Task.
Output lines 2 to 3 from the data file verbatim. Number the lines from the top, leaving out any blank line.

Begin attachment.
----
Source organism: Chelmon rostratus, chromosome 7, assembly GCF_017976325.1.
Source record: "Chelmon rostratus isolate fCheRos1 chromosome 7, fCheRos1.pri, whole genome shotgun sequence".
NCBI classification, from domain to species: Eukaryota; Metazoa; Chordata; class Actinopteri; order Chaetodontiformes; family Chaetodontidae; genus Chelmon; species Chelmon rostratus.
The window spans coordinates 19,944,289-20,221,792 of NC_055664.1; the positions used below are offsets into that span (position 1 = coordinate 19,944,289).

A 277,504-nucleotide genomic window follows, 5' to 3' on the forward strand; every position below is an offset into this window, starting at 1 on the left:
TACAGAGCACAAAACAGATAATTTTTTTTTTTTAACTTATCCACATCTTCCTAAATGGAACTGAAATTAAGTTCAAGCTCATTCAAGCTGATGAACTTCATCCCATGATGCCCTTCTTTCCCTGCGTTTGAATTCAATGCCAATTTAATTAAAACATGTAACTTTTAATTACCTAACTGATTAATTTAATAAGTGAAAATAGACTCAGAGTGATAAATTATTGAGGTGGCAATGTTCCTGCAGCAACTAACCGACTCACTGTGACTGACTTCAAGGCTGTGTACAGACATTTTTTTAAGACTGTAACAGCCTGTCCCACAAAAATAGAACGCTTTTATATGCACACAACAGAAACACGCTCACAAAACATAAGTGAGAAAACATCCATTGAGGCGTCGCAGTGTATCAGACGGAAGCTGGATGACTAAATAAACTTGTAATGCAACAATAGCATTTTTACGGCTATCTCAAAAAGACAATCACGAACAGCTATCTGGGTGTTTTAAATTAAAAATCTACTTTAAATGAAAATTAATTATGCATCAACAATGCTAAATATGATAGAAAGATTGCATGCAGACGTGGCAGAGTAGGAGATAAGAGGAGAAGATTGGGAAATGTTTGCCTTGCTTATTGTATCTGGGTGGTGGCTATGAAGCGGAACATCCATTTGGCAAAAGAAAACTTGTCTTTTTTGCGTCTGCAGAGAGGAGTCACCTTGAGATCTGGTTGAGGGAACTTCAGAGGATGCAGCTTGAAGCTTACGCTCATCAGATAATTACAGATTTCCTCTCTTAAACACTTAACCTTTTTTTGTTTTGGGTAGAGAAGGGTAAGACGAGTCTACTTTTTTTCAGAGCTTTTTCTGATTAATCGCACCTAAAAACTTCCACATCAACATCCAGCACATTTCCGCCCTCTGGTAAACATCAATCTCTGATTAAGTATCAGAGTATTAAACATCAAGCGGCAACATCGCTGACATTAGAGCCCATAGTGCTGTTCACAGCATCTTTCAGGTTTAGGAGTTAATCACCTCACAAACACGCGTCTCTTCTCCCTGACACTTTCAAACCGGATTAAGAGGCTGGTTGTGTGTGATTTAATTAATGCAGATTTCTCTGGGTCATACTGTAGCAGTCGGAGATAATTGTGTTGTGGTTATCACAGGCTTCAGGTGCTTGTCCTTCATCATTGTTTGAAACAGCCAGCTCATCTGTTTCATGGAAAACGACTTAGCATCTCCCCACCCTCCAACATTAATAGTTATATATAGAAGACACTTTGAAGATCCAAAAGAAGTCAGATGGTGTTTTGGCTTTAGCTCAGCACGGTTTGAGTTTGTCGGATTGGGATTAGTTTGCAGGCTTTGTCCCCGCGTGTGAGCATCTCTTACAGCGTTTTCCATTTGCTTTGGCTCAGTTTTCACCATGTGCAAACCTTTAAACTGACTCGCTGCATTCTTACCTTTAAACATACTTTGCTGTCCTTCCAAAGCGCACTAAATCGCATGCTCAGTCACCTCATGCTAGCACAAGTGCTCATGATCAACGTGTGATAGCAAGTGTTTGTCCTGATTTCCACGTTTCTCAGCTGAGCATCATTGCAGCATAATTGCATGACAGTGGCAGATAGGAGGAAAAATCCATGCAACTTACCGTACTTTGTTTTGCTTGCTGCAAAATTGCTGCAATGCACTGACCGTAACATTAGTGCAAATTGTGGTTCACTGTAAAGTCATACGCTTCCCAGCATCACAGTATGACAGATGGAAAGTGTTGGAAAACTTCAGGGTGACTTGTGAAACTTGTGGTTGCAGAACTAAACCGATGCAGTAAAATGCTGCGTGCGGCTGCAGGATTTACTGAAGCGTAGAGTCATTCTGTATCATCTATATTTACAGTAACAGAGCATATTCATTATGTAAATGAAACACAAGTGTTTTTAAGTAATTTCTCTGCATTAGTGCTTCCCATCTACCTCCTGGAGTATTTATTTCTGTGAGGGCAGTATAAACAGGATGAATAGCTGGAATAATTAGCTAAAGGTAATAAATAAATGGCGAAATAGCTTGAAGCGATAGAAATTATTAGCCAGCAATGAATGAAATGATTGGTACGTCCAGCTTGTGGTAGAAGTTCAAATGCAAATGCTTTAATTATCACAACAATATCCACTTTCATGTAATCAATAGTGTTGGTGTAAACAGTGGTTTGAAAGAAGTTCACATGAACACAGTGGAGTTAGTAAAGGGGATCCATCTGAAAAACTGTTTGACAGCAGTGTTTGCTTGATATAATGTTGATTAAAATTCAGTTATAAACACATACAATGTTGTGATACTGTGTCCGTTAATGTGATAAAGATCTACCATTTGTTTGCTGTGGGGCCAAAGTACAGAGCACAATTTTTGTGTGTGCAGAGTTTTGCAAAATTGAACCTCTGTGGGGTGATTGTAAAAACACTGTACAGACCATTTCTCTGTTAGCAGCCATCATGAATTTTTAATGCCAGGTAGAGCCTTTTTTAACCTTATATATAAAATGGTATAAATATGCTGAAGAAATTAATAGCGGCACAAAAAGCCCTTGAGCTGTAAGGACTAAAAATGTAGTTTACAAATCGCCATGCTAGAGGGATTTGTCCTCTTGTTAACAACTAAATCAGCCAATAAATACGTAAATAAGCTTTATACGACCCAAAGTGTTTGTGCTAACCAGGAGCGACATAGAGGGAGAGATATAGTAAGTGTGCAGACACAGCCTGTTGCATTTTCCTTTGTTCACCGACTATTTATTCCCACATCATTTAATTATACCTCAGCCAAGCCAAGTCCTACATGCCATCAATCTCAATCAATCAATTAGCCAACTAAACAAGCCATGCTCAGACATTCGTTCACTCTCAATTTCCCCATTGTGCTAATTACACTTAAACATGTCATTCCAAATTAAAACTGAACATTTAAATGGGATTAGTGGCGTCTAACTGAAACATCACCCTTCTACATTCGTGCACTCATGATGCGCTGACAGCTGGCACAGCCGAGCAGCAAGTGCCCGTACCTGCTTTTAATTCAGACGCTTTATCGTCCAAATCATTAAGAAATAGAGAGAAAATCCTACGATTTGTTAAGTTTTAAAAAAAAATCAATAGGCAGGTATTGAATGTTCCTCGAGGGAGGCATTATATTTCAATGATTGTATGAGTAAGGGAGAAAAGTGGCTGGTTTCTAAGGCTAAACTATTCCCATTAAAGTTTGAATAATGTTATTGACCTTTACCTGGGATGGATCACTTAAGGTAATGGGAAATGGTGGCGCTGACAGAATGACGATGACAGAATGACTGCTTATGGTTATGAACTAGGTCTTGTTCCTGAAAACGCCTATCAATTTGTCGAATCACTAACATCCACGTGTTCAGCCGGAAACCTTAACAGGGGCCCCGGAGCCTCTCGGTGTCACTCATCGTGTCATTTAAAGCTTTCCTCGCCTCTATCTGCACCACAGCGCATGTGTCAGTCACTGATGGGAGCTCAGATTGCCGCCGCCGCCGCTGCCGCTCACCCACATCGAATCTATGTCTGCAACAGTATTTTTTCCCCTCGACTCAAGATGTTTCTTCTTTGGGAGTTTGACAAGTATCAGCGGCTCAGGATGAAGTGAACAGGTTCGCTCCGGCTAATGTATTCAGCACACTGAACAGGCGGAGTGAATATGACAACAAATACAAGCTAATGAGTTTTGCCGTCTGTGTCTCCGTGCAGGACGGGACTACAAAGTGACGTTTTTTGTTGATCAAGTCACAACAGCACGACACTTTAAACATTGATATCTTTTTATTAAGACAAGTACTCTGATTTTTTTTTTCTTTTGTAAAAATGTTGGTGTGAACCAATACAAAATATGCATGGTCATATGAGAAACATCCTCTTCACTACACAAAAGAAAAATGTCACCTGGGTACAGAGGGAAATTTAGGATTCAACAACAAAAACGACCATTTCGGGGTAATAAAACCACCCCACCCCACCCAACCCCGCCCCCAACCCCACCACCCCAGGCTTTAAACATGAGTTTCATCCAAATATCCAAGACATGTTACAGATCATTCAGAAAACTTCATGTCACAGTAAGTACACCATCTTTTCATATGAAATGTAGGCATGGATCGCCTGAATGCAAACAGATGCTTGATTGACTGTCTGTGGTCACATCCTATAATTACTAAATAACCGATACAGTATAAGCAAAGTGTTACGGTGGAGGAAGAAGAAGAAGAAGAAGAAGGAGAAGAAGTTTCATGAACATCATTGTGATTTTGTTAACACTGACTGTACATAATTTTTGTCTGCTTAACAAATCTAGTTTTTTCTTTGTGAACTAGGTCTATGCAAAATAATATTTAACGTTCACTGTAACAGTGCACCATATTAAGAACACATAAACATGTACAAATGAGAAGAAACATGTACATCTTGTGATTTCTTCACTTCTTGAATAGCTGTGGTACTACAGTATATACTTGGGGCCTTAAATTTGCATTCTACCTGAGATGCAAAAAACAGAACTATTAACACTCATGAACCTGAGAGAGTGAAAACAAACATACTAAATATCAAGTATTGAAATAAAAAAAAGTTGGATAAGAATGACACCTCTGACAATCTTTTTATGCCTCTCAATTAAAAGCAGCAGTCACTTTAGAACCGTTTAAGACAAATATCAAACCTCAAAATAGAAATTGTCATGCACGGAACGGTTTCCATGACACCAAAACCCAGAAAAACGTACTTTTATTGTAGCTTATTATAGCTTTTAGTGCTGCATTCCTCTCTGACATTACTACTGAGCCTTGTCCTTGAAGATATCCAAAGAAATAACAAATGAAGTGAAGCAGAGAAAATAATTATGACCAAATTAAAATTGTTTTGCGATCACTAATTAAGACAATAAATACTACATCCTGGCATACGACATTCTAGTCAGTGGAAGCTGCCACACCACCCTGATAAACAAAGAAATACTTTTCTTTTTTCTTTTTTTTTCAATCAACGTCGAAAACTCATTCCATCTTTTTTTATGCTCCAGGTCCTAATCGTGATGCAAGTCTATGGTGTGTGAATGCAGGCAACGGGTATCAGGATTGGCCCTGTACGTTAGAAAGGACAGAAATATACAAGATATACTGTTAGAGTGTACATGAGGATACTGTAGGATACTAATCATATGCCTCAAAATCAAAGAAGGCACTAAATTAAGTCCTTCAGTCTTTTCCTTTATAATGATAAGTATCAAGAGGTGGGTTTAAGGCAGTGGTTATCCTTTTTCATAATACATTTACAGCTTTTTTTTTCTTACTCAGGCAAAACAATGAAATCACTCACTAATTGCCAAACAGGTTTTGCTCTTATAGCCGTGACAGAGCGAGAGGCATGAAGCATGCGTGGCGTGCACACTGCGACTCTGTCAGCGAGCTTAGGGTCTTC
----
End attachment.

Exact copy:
Source record: "Chelmon rostratus isolate fCheRos1 chromosome 7, fCheRos1.pri, whole genome shotgun sequence".
NCBI classification, from domain to species: Eukaryota; Metazoa; Chordata; class Actinopteri; order Chaetodontiformes; family Chaetodontidae; genus Chelmon; species Chelmon rostratus.